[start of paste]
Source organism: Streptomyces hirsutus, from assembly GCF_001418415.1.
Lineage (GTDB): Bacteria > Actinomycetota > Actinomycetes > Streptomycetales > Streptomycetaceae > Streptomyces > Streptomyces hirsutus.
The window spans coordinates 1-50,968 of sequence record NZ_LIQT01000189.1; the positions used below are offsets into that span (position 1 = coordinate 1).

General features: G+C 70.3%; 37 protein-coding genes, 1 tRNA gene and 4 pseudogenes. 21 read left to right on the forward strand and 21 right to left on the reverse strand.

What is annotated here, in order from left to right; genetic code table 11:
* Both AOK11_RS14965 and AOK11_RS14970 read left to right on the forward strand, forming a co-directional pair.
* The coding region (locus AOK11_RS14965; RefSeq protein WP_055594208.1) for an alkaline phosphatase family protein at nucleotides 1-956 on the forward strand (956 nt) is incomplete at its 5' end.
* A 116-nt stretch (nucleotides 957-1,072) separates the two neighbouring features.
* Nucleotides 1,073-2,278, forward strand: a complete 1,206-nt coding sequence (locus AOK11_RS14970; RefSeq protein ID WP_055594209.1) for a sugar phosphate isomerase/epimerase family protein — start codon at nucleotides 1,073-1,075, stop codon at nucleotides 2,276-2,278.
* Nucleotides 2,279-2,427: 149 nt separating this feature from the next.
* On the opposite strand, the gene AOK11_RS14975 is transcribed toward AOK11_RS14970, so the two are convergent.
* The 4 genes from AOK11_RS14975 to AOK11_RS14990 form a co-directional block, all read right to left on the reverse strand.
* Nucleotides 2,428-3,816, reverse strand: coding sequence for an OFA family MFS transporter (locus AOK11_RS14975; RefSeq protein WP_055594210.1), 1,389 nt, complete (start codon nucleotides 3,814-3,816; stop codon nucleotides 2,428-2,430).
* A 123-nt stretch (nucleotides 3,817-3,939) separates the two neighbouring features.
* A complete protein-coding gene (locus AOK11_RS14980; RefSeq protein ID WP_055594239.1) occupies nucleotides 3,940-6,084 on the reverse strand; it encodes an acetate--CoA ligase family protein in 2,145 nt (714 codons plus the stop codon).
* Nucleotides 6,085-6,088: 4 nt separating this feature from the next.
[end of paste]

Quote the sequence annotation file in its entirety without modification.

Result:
Source organism: Streptomyces hirsutus, from assembly GCF_001418415.1.
Lineage (GTDB): Bacteria > Actinomycetota > Actinomycetes > Streptomycetales > Streptomycetaceae > Streptomyces > Streptomyces hirsutus.
The window spans coordinates 1-50,968 of sequence record NZ_LIQT01000189.1; the positions used below are offsets into that span (position 1 = coordinate 1).

General features: G+C 70.3%; 37 protein-coding genes, 1 tRNA gene and 4 pseudogenes. 21 read left to right on the forward strand and 21 right to left on the reverse strand.

What is annotated here, in order from left to right; genetic code table 11:
* Both AOK11_RS14965 and AOK11_RS14970 read left to right on the forward strand, forming a co-directional pair.
* The coding region (locus AOK11_RS14965; RefSeq protein WP_055594208.1) for an alkaline phosphatase family protein at nucleotides 1-956 on the forward strand (956 nt) is incomplete at its 5' end.
* A 116-nt stretch (nucleotides 957-1,072) separates the two neighbouring features.
* Nucleotides 1,073-2,278, forward strand: a complete 1,206-nt coding sequence (locus AOK11_RS14970; RefSeq protein ID WP_055594209.1) for a sugar phosphate isomerase/epimerase family protein — start codon at nucleotides 1,073-1,075, stop codon at nucleotides 2,276-2,278.
* Nucleotides 2,279-2,427: 149 nt separating this feature from the next.
* On the opposite strand, the gene AOK11_RS14975 is transcribed toward AOK11_RS14970, so the two are convergent.
* The 4 genes from AOK11_RS14975 to AOK11_RS14990 form a co-directional block, all read right to left on the reverse strand.
* Nucleotides 2,428-3,816, reverse strand: coding sequence for an OFA family MFS transporter (locus AOK11_RS14975; RefSeq protein WP_055594210.1), 1,389 nt, complete (start codon nucleotides 3,814-3,816; stop codon nucleotides 2,428-2,430).
* A 123-nt stretch (nucleotides 3,817-3,939) separates the two neighbouring features.
* A complete protein-coding gene (locus AOK11_RS14980; RefSeq protein ID WP_055594239.1) occupies nucleotides 3,940-6,084 on the reverse strand; it encodes an acetate--CoA ligase family protein in 2,145 nt (714 codons plus the stop codon).
* Nucleotides 6,085-6,088: 4 nt separating this feature from the next.